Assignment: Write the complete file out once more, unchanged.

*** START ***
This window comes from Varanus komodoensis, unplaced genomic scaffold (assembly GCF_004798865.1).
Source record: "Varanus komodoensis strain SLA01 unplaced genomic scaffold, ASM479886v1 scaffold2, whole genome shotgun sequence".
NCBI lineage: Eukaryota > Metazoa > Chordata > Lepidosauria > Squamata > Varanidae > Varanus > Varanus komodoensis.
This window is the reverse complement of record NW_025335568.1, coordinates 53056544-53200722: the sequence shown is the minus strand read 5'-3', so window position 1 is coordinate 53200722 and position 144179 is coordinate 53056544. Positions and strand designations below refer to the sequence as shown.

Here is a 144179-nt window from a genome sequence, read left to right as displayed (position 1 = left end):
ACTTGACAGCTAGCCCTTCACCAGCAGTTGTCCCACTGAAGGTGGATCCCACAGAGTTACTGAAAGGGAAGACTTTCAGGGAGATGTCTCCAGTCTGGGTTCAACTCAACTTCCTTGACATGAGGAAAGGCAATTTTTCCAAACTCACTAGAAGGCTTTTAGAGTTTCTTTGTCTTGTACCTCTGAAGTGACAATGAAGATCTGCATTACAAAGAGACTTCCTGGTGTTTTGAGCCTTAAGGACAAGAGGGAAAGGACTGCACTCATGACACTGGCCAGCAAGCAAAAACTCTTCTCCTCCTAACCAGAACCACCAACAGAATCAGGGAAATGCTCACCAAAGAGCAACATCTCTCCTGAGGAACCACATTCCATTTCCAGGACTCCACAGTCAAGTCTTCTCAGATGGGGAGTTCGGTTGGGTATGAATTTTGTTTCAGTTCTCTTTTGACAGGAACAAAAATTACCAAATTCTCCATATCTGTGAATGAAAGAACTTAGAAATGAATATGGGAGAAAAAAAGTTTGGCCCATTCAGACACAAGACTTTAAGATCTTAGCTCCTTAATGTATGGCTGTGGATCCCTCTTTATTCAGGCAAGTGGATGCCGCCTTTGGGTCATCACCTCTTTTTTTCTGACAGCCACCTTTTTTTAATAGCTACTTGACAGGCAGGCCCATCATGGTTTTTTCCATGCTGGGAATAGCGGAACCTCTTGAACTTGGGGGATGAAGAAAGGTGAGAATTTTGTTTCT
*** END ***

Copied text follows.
This window comes from Varanus komodoensis, unplaced genomic scaffold (assembly GCF_004798865.1).
Source record: "Varanus komodoensis strain SLA01 unplaced genomic scaffold, ASM479886v1 scaffold2, whole genome shotgun sequence".
NCBI lineage: Eukaryota > Metazoa > Chordata > Lepidosauria > Squamata > Varanidae > Varanus > Varanus komodoensis.
This window is the reverse complement of record NW_025335568.1, coordinates 53056544-53200722: the sequence shown is the minus strand read 5'-3', so window position 1 is coordinate 53200722 and position 144179 is coordinate 53056544. Positions and strand designations below refer to the sequence as shown.

Here is a 144179-nt window from a genome sequence, read left to right as displayed (position 1 = left end):
ACTTGACAGCTAGCCCTTCACCAGCAGTTGTCCCACTGAAGGTGGATCCCACAGAGTTACTGAAAGGGAAGACTTTCAGGGAGATGTCTCCAGTCTGGGTTCAACTCAACTTCCTTGACATGAGGAAAGGCAATTTTTCCAAACTCACTAGAAGGCTTTTAGAGTTTCTTTGTCTTGTACCTCTGAAGTGACAATGAAGATCTGCATTACAAAGAGACTTCCTGGTGTTTTGAGCCTTAAGGACAAGAGGGAAAGGACTGCACTCATGACACTGGCCAGCAAGCAAAAACTCTTCTCCTCCTAACCAGAACCACCAACAGAATCAGGGAAATGCTCACCAAAGAGCAACATCTCTCCTGAGGAACCACATTCCATTTCCAGGACTCCACAGTCAAGTCTTCTCAGATGGGGAGTTCGGTTGGGTATGAATTTTGTTTCAGTTCTCTTTTGACAGGAACAAAAATTACCAAATTCTCCATATCTGTGAATGAAAGAACTTAGAAATGAATATGGGAGAAAAAAAGTTTGGCCCATTCAGACACAAGACTTTAAGATCTTAGCTCCTTAATGTATGGCTGTGGATCCCTCTTTATTCAGGCAAGTGGATGCCGCCTTTGGGTCATCACCTCTTTTTTTCTGACAGCCACCTTTTTTTAATAGCTACTTGACAGGCAGGCCCATCATGGTTTTTTCCATGCTGGGAATAGCGGAACCTCTTGAACTTGGGGGATGAAGAAAGGTGAGAATTTTGTTTCT